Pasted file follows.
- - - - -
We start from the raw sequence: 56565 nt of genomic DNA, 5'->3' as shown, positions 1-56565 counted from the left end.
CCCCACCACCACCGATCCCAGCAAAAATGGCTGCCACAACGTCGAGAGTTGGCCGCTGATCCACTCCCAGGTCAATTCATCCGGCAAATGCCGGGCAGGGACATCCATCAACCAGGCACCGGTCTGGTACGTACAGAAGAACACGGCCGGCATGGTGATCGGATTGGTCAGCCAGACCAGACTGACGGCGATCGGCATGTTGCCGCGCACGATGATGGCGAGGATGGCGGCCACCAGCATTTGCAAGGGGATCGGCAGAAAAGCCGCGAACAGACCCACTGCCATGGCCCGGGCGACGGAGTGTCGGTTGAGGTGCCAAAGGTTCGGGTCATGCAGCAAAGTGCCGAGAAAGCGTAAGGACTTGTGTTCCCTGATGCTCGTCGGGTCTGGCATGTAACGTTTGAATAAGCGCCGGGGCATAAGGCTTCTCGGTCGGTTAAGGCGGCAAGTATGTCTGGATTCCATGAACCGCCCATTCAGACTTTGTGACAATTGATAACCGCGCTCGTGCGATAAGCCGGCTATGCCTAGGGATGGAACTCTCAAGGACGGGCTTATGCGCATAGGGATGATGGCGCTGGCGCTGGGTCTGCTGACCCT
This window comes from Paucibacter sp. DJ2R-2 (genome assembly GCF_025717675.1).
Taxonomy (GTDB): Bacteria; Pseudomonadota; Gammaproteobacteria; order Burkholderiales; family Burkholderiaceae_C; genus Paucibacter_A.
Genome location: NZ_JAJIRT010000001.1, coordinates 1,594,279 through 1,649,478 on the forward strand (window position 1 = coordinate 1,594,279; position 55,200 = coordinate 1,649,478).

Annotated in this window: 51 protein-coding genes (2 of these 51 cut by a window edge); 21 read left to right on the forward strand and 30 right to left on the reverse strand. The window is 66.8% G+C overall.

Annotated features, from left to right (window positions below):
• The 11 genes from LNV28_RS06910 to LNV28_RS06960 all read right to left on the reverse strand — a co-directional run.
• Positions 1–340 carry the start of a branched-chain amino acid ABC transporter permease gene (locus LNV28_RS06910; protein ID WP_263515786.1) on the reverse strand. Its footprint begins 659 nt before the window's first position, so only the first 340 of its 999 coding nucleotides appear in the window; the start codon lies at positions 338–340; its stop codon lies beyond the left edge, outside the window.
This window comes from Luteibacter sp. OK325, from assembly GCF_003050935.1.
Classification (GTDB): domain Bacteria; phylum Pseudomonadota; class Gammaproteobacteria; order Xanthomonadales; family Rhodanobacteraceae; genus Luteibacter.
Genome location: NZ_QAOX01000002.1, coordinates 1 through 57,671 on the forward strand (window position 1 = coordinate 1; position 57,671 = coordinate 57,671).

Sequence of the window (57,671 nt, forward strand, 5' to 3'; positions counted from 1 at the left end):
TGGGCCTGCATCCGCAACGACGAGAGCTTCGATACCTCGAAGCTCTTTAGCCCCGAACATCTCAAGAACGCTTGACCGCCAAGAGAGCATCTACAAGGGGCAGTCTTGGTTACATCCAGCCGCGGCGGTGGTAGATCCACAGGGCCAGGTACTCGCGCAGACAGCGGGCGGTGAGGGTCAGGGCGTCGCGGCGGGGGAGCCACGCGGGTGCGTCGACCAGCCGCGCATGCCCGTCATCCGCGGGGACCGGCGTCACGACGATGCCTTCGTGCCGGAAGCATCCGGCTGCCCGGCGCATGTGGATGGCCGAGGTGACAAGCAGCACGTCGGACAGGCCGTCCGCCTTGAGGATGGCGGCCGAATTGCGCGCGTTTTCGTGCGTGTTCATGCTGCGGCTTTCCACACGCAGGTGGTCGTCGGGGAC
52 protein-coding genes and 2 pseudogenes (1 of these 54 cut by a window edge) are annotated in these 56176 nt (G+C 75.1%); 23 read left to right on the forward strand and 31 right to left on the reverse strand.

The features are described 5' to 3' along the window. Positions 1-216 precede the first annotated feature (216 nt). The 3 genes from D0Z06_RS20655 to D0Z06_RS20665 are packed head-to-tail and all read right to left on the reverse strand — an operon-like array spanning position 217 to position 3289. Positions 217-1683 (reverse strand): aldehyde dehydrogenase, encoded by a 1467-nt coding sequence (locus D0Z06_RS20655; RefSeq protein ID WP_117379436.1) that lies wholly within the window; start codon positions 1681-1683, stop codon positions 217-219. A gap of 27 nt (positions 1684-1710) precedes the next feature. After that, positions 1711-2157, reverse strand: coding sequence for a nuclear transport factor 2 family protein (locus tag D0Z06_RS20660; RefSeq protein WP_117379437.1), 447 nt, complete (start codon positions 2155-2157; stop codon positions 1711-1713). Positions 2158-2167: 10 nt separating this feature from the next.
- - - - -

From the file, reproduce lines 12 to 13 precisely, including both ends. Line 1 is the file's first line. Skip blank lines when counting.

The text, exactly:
Genome location: NZ_QAOX01000002.1, coordinates 1 through 57,671 on the forward strand (window position 1 = coordinate 1; position 57,671 = coordinate 57,671).

Sequence of the window (57,671 nt, forward strand, 5' to 3'; positions counted from 1 at the left end):